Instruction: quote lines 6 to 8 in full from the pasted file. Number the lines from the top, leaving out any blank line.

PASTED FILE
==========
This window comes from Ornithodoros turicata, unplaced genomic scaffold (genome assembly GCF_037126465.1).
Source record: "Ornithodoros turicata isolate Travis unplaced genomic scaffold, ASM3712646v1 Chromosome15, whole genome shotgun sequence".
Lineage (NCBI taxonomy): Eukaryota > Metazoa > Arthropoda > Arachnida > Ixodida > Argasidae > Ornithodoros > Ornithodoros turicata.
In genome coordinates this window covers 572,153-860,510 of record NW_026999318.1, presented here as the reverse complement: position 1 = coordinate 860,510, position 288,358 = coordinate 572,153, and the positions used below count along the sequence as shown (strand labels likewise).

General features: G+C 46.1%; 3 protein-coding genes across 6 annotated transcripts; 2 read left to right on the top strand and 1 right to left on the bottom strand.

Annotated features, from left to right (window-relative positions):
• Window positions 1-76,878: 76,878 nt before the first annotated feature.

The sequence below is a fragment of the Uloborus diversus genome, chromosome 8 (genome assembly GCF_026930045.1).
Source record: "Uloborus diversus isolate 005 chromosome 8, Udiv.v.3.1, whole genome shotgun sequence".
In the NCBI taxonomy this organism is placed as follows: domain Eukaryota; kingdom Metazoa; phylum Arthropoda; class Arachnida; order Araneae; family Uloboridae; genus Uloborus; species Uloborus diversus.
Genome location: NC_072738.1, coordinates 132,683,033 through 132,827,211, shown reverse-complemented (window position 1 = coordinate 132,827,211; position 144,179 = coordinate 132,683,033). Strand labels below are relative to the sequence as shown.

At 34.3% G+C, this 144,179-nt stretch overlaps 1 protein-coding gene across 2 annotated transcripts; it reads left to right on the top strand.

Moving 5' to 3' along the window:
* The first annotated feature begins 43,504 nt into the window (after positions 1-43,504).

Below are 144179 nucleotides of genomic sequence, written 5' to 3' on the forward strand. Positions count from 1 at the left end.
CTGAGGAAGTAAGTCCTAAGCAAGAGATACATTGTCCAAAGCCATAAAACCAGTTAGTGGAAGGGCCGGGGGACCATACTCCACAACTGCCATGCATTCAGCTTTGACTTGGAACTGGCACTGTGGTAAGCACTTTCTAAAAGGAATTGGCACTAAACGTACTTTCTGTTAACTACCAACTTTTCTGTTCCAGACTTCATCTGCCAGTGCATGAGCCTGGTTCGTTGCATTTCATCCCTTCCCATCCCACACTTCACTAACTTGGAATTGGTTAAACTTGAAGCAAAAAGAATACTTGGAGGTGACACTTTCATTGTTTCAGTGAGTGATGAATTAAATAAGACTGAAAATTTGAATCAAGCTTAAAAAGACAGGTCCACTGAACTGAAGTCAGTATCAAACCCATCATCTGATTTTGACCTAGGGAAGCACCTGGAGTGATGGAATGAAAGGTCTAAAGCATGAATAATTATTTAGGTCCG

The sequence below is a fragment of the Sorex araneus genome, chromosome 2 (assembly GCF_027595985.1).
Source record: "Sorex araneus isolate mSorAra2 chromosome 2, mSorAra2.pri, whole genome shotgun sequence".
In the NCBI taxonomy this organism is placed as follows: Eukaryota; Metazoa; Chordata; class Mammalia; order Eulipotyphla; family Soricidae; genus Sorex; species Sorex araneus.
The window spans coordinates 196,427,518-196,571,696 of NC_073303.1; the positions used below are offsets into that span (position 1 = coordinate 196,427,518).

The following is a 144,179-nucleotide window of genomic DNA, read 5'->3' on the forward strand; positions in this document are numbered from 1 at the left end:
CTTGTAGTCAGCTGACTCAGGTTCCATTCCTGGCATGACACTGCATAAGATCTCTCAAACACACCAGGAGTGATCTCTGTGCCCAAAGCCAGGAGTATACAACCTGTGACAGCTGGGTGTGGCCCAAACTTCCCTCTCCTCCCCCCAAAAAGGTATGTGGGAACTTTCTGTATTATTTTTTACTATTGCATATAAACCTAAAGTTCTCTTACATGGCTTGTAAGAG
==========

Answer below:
Annotated features, from left to right (window-relative positions):
• Window positions 1-76,878: 76,878 nt before the first annotated feature.

The sequence below is a fragment of the Uloborus diversus genome, chromosome 8 (genome assembly GCF_026930045.1).